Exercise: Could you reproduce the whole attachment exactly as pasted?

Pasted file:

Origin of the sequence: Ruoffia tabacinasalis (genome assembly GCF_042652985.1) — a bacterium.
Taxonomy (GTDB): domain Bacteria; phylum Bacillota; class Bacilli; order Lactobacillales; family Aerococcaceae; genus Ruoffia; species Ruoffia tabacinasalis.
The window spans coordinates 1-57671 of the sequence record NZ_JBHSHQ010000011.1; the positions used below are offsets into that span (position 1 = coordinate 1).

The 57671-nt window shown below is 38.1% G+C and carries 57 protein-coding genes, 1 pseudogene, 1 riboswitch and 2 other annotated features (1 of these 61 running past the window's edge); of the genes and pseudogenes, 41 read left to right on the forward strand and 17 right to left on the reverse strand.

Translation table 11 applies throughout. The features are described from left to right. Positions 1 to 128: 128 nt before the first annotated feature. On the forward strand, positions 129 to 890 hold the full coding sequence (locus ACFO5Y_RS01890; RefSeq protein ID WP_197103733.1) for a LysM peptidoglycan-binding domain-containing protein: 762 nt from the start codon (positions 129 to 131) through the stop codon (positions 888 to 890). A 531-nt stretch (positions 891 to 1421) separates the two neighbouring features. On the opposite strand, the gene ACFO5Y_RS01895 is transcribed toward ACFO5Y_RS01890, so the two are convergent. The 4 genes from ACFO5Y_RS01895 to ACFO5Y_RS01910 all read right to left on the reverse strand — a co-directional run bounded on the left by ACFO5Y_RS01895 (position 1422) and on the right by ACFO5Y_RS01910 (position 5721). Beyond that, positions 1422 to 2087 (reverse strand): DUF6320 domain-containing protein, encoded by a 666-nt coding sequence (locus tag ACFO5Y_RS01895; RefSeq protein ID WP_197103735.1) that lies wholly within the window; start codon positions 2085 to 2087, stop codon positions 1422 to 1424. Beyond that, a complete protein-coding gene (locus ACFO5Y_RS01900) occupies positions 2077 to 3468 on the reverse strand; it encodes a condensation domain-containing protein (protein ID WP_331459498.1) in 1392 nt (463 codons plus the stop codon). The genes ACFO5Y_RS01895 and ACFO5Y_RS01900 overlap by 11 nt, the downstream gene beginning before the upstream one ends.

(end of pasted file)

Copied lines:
Origin of the sequence: Ruoffia tabacinasalis (genome assembly GCF_042652985.1) — a bacterium.
Taxonomy (GTDB): domain Bacteria; phylum Bacillota; class Bacilli; order Lactobacillales; family Aerococcaceae; genus Ruoffia; species Ruoffia tabacinasalis.
The window spans coordinates 1-57671 of the sequence record NZ_JBHSHQ010000011.1; the positions used below are offsets into that span (position 1 = coordinate 1).

The 57671-nt window shown below is 38.1% G+C and carries 57 protein-coding genes, 1 pseudogene, 1 riboswitch and 2 other annotated features (1 of these 61 running past the window's edge); of the genes and pseudogenes, 41 read left to right on the forward strand and 17 right to left on the reverse strand.

Translation table 11 applies throughout. The features are described from left to right. Positions 1 to 128: 128 nt before the first annotated feature. On the forward strand, positions 129 to 890 hold the full coding sequence (locus ACFO5Y_RS01890; RefSeq protein ID WP_197103733.1) for a LysM peptidoglycan-binding domain-containing protein: 762 nt from the start codon (positions 129 to 131) through the stop codon (positions 888 to 890). A 531-nt stretch (positions 891 to 1421) separates the two neighbouring features. On the opposite strand, the gene ACFO5Y_RS01895 is transcribed toward ACFO5Y_RS01890, so the two are convergent. The 4 genes from ACFO5Y_RS01895 to ACFO5Y_RS01910 all read right to left on the reverse strand — a co-directional run bounded on the left by ACFO5Y_RS01895 (position 1422) and on the right by ACFO5Y_RS01910 (position 5721). Beyond that, positions 1422 to 2087 (reverse strand): DUF6320 domain-containing protein, encoded by a 666-nt coding sequence (locus tag ACFO5Y_RS01895; RefSeq protein ID WP_197103735.1) that lies wholly within the window; start codon positions 2085 to 2087, stop codon positions 1422 to 1424. Beyond that, a complete protein-coding gene (locus ACFO5Y_RS01900) occupies positions 2077 to 3468 on the reverse strand; it encodes a condensation domain-containing protein (protein ID WP_331459498.1) in 1392 nt (463 codons plus the stop codon). The genes ACFO5Y_RS01895 and ACFO5Y_RS01900 overlap by 11 nt, the downstream gene beginning before the upstream one ends.